Winter riding!

The nights are drawing in, the central heating is being turned on and the jumpers and coming out, which can only mean one thing: winter is here again.  Riding in winter can be very uncomfortable but not if you have the correct gear.  Here we have identified the most vital pieces of kit to keep you warm and cosy on those cold winter rides so you can enjoy riding in winter as much as you do in the summer…

Base Layers

It sounds obvious, but a good base layer is the key to staying warmer longer. The layer must remove moisture that your body produces away from your skin, so an extra t short and long sleeve top simply will not do. Wool and other natural fabrics might do an alright job but the best performance will come from synthetic materials like polyester, rayon, lycra and such. Blends of these materials tend to be the best though it is important not to buy a blend that has been designed for active sports like football and soccer as they are designed to literally suck moisture from your skin so sitting on a motorcycle all day would lead to a lot of itching.  Base layers can also make getting in and out of your leathers easier because of their low friction design.  A close fitting base layer can also help prevent grazing injuries.

EDZ, Proskins, Rukka and Infinity all do a good range of base layers.  Whether you choose a top, trousers, or one piece is down to personal preference and may be down to what leathers you have or the duration of your journey.


Again, as with base layers, the main purpose of your socks is to draw moisture away from your body.  Any socks that contain cotton will not do this and so will not keep your feet as warm as they could be.  Some of the best results point to a new type of blend that uses ceramic and wood fibre woven into a polyester synthetic, known as Ceramic Winter Sokz.  They insulate and draw moisture better than many other products and are not bulky, which means an airspace forms in your boot providing extra insulation.

Jacket Liner

Depending on your jacket, you may want to consider adding a jacket liner to trap and retain heat.  Most jacket liners that come with shelf brands like Teknic, First Gear and others will perform fine when temperatures are in the 60s or higher, but when riding in temperatures below 60 you will need a more capable garment in trapping and retaining heat. Try Outdoor Research’s Neoplume Jacket which is a thin lightweight mid-layer made with Primaloft. This piece of kit is excellent at storing heat at the core.

Jackets and trousers

When riding in the cold, textile gear is preferred as it gives more space-wise, thereby allowing you room for a good mid-layer inside. Textile gear with zip-out liners mean you can adjust to whatever weather condition you’re in thereby allowing much more flexibility and more comfortable rides all year round.  If you are looking for waterproof gear, do not just take manufacturers claims that their gear cuts the mustard.  Low cost gear is not likely to be waterproof so shop around and go for a reliable brand such as First Gear.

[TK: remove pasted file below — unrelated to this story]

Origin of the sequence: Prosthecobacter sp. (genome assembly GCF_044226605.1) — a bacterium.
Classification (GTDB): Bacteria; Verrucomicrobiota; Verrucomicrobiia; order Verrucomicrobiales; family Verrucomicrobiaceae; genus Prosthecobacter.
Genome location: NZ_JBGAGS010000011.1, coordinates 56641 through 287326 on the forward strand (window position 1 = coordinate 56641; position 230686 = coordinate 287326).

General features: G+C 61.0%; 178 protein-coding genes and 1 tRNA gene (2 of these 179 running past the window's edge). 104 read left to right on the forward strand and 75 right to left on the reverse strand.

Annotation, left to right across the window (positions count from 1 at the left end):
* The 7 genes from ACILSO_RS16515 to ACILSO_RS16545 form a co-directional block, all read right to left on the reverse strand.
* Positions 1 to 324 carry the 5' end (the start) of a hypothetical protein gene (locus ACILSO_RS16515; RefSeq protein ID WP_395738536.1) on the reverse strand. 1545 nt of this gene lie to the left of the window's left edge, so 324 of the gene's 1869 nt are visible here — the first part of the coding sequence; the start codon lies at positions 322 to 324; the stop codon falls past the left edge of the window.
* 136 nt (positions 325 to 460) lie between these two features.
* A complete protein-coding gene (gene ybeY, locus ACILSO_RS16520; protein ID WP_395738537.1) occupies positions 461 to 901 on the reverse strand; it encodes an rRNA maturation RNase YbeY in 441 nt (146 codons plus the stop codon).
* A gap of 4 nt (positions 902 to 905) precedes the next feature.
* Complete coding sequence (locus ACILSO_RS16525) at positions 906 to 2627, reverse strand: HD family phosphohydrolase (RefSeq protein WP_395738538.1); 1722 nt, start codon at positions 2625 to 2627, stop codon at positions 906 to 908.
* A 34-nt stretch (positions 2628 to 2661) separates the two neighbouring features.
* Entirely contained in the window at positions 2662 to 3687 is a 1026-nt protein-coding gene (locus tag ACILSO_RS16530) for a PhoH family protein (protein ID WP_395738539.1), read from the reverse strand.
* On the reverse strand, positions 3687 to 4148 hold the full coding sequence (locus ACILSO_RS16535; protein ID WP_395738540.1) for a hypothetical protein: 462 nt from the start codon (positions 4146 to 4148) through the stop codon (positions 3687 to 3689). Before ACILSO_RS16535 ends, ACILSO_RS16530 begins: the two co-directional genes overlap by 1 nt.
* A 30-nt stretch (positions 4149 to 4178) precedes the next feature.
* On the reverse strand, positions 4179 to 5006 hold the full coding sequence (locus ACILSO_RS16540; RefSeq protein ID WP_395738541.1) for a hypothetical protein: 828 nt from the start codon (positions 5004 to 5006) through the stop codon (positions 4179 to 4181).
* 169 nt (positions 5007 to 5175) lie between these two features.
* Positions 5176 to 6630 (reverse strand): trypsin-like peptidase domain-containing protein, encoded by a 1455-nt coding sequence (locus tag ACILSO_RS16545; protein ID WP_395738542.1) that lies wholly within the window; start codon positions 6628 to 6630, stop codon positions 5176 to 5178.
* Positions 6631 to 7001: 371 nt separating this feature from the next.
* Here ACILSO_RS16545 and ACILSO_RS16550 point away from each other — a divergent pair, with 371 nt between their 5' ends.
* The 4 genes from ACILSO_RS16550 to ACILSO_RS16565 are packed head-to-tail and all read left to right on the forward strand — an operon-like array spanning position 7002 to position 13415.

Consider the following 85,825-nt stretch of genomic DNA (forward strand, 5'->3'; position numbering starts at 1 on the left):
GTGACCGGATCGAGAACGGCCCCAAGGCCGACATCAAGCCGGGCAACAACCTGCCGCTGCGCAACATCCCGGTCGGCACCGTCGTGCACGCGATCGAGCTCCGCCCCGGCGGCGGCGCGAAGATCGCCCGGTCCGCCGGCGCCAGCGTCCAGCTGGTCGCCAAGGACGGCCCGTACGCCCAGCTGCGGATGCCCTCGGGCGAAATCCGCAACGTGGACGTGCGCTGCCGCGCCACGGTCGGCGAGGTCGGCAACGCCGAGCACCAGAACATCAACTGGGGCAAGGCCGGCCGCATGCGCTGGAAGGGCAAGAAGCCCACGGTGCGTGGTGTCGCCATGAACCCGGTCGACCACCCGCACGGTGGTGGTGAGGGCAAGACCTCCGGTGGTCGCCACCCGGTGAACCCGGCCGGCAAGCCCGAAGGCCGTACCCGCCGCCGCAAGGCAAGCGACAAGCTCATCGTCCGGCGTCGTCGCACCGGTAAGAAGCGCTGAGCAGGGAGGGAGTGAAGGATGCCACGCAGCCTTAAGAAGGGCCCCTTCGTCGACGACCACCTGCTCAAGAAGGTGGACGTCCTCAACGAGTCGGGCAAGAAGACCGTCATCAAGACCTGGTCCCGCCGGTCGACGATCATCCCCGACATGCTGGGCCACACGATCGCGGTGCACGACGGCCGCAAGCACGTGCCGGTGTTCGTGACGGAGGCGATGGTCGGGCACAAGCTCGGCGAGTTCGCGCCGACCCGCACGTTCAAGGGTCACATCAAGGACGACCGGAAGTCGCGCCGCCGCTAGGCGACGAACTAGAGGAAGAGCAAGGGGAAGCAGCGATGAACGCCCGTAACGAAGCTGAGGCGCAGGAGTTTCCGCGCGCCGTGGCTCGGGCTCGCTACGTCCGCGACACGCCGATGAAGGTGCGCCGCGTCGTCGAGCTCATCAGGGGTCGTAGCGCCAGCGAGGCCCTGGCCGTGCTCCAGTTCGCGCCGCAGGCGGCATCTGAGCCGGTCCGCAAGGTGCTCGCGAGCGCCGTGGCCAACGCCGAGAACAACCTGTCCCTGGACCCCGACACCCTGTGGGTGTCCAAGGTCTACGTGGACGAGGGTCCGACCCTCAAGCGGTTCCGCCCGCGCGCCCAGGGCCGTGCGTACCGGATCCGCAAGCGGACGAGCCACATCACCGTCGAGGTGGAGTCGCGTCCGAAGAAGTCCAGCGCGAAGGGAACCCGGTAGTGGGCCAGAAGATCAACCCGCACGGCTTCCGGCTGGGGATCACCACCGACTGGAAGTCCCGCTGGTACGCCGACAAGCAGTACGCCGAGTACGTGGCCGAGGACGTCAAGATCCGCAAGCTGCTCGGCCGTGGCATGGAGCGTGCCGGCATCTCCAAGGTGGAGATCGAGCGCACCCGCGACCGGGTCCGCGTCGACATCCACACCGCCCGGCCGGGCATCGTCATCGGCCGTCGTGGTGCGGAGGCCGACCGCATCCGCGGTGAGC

Rain gear

If the conditions are really cold, rain gear will add an additional layer and also help to retain your body heat for longer. Just as with your jacket and trousers, you will get what you pay for.


If you have ridden in the cold without a balaclava, you will know that your head, in particular your forehead, can get very cold to the point that it becomes uncomfortable.  A balaclava will help to both keep the cold out whilst keeping your head and neck warmer as you ride.  If you ride with an open face half shell helmet you should seriously consider finding a balaclava with Gore’s Wind Stopper in the fabric. A full face helmet means you may not need the balaclava stretched up over your head in which case you may prefer a neck gator.  Balaclavas and neck gators utilizing Wind Pro are made by Outdoor Research.

Glove liners

When it gets really cold, riding into the air can really become uncomfortable.  To address this, it can really pay to add a set of quality glove liners to your kit. Liners made with Capilene, Polartec or Lurex should be looked for. Some gloves liners even have a pocket where you can slip in a heat pack to add to the warmth and comfort.  Tour Master makes a good glove liner that incorporates Polortec.


When it comes to winter gloves there are a lot of items to choose from.  It goes without saying that the better made they are, the longer your hands will stay warm. In temperatures that are over 50 degrees most peoples’ hands will stay warm for the duration of a ride, though once temperatures start to drop into the 40s, no gloves on the market will retain heat longer than an hour or so. This is because your fingers are the least able of any other part of your body to retain heat when it comes to motorcycling. You therefore have two choices: Either plan to stop every hour or so to warm up or get some…

Heated grips

Heated grips are best used to compliment heated gloves as they will only keep your palms warm. Heated gloves are not usually lined on the inside of the palm and so the grips are a nice addition. When selecting heated grips, make sure that the thermostat supplied with them is waterproof as some are not.

Who said you can’t ride in the cold!



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